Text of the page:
School Name: Taylor’s International School, KL
School Address: Jalan Pria, Taman Maluri, Kuala Lumpur, 55100
Principal Name: Mr Peter Wells
Other Leader/Contact Name: Adrianna Astle, IT Integrator
About the School Community
The School first started in 1991 in association with the Badminton Association of Malaysia as a centre of excellence for national players, as well as being a private Malaysian curriculum school. It evolved into an outstanding institution that delivered superb examination results, as well as a holistic and balanced educational experience. The national curriculum of England was introduced in 2011 as the school started transforming into Sri Garden International.
With the aim to become a fully international school with exceptional learning facilities, the School was continuously renovated. In 2014, Sri Garden International was rebranded as Taylor’s International School, Kuala Lumpur.
The school has students from Reception through to Year 11 (IGCSE), with plans to expand by introducing Sixth Form in 2017, where students will study for A levels.
Tell us about your students who are they?
We have approximately 1700 students on one campus. We have a wonderful mix of cultures and nationalities, but mainly cater for a Malaysian market.
Our school follows ‘RECIPE’ a set of core values that we aspire to – Respect, Excellence, Communication, Integrity, Passion and an Enjoyable Environment.
I love walking through the corridors in our school and hearing the students greet each other and adults as we wander through. Our students are naturally inquisitive and friendly, so the odd ‘What are you doing in school today?’ asked of a stranger in school is not uncommon. Their willingness to engage with others is one of the endearing features of our students.
In Malaysia, we are lucky to experience a variety of cultural identities, and this is reflected in our school environment. Whether it is Hari Raya, Chinese New Year or Deepavali, all cultures are represented and celebrated.
|The schools’ Robotics Club recently joined a tournament and won as a runner up.|
The school opened in 1991, and is fully licensed by the Malaysian Ministry of Education. From its days as a Malaysian Curriculum school it was registered with MQA to sit Malaysian school examinations. In 2011, the school was accredited by Cambridge International Examinations (CIE) to host IGCSE and A level examinations.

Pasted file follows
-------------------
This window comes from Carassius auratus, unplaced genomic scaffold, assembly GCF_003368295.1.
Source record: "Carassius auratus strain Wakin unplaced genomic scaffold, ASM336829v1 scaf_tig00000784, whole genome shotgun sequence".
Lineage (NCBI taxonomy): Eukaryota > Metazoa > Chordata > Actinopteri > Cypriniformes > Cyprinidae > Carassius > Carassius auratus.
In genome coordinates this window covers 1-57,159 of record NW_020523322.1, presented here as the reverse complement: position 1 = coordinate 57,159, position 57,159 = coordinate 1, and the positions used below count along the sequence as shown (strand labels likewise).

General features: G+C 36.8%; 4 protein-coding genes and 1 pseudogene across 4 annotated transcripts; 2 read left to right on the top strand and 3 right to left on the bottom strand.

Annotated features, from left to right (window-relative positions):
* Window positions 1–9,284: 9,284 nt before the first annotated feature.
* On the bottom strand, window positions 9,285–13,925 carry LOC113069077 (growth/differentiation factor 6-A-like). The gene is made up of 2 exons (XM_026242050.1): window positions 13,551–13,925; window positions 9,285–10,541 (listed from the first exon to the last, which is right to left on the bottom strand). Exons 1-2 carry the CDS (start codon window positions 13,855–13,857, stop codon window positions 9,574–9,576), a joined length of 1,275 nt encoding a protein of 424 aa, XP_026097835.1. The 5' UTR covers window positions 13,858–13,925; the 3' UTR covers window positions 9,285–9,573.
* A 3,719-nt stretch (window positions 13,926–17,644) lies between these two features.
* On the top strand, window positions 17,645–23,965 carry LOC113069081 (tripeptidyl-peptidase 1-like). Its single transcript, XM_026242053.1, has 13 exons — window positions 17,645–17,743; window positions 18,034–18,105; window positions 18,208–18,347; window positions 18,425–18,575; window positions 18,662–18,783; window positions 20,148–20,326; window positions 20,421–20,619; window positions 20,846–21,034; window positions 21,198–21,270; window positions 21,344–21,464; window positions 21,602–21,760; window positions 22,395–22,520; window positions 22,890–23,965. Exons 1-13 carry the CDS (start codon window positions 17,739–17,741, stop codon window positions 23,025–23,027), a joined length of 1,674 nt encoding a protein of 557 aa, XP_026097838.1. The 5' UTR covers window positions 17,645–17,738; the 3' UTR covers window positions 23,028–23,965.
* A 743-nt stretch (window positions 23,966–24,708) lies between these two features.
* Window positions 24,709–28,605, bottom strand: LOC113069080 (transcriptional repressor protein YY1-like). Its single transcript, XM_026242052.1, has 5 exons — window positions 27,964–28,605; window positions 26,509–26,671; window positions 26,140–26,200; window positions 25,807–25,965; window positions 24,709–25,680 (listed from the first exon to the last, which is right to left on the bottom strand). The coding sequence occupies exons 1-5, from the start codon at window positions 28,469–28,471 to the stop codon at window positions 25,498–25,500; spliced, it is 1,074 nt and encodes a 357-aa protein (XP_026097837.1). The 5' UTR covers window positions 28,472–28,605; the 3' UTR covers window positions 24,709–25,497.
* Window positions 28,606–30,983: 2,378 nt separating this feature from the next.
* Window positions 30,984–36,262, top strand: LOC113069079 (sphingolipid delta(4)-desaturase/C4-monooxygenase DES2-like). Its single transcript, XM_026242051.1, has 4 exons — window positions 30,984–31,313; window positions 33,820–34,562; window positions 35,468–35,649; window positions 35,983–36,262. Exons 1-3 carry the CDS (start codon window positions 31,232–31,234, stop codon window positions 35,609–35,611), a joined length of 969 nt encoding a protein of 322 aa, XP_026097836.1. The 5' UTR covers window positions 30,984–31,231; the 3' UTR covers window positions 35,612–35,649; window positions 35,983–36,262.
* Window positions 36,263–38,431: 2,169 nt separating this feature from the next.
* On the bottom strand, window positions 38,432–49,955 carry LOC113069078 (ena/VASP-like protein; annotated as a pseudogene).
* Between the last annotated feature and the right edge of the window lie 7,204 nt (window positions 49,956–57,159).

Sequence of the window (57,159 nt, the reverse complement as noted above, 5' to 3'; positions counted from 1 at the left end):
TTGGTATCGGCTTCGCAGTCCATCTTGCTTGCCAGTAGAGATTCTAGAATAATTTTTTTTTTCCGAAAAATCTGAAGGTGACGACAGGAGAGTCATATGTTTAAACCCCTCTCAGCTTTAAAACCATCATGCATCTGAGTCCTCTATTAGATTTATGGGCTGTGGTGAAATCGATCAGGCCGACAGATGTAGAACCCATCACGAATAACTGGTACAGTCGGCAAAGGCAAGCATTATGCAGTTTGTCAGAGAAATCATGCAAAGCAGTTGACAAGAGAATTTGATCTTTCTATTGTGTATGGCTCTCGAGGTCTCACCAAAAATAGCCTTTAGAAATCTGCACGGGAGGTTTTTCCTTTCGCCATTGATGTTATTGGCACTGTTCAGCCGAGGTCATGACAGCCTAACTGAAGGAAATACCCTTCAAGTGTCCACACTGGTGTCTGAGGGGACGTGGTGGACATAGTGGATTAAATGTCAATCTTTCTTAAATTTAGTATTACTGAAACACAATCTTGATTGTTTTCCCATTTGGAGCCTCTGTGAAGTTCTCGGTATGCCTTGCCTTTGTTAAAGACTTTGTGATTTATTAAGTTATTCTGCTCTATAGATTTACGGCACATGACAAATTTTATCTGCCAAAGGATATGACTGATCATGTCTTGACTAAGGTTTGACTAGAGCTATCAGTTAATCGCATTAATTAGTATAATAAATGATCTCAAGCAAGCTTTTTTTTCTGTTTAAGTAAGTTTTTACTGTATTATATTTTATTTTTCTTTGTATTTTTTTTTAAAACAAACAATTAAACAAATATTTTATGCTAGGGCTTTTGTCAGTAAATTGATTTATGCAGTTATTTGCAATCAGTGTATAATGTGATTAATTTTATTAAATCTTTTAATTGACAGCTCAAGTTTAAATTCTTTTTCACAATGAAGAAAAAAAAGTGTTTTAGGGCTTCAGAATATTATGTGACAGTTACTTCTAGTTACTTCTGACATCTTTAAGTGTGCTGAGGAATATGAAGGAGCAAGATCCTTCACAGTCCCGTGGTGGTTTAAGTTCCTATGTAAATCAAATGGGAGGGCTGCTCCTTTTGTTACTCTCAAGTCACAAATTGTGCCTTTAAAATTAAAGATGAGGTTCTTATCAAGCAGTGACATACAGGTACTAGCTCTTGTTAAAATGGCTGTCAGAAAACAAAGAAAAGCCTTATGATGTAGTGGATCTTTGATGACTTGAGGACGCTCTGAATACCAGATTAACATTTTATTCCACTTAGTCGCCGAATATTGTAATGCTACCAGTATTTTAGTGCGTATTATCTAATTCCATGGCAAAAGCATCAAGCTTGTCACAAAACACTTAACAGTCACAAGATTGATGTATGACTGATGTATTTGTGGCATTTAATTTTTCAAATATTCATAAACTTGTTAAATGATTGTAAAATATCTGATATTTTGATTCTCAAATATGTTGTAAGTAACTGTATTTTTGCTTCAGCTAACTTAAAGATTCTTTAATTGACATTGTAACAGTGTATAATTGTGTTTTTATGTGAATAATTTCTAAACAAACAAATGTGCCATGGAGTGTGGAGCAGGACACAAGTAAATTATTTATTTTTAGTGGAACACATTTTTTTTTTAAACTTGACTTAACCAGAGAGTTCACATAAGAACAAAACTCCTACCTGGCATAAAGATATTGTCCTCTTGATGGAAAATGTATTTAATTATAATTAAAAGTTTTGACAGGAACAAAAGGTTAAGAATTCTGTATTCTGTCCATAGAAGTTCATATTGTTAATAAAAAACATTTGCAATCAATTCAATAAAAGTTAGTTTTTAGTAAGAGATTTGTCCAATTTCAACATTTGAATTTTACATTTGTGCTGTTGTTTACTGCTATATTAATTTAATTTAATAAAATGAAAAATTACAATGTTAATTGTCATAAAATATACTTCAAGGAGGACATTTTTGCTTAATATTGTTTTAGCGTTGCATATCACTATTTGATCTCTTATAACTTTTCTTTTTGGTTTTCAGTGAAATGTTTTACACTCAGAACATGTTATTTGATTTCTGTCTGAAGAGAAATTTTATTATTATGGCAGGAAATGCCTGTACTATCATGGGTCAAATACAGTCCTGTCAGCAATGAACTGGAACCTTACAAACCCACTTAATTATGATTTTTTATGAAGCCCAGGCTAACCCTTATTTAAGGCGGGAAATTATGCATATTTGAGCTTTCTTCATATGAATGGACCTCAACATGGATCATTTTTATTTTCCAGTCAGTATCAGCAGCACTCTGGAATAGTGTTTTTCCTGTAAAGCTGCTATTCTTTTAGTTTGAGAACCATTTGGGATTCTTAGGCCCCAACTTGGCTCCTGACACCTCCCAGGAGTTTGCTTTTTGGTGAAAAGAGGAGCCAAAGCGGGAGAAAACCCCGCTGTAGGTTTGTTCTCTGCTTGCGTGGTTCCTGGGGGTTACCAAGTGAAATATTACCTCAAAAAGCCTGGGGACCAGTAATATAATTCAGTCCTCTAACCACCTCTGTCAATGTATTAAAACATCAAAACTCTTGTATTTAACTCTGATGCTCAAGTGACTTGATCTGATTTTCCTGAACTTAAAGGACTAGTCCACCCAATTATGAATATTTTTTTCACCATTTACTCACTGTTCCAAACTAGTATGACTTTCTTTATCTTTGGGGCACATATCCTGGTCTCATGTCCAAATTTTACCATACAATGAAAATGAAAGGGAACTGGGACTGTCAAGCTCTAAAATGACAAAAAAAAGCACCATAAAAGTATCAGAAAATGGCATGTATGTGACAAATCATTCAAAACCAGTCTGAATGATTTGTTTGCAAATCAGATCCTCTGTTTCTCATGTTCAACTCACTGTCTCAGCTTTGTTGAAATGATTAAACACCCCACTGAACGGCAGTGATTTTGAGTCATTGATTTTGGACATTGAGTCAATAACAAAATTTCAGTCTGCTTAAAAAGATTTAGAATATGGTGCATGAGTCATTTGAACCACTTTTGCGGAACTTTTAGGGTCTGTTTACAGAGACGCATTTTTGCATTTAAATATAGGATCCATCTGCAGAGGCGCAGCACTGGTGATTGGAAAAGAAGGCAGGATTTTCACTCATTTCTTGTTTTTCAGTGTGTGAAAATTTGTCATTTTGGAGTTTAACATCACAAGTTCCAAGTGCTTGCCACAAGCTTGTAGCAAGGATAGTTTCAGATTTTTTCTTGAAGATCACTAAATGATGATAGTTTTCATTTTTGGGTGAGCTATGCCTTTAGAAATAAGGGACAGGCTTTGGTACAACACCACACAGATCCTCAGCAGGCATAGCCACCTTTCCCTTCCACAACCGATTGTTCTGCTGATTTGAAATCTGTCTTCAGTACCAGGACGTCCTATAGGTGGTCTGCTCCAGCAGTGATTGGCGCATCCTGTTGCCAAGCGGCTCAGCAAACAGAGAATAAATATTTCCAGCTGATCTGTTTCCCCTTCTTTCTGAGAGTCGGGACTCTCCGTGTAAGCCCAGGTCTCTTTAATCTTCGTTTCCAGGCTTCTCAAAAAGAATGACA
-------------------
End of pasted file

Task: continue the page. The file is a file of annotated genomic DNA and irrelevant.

The school is a full member of AIMS, the Association of International Malaysian schools.
The school now follows the national curriculum for England, with public examinations at IGCSE at Year 11 , and soon A levels at the end of Year 13.
We take great pride in the fact that a lot of our staff have been here a number of years. They have seen Sri Garden move from a national to an International School that is now Taylor’s International School. They have seen many curriculum changes, and teaching pedagogy come in and out of fashion. And they have endured and risen to the challenge.
We are an ‘International Curriculum’ school which offers the best of both worlds. We offer a British International curriculum which is taught by locally-trained staff. A world-class education that considers the cultural aspects of the country we are teaching in.
We also have a strong link to Taylor’s University, part of the Education family, and provide mentor opportunities for B.Ed students. We look forward to welcoming them into our school as graduate teachers in the next few years.
Google Apps Implementation
About 2 years ago, the school issued laptops to all the teachers with the remit ‘go have a play’. This encouraged our staff to try something new without feeling pressured. In the last year, momentum has really taken off. As we have seen confidence in the staff grow, so has the increased use of technology in the classroom. Teachers have embraced Google Apps, and you see evidence in this by their use in planning, meeting minutes, and collaborative discussions about teaching and learning.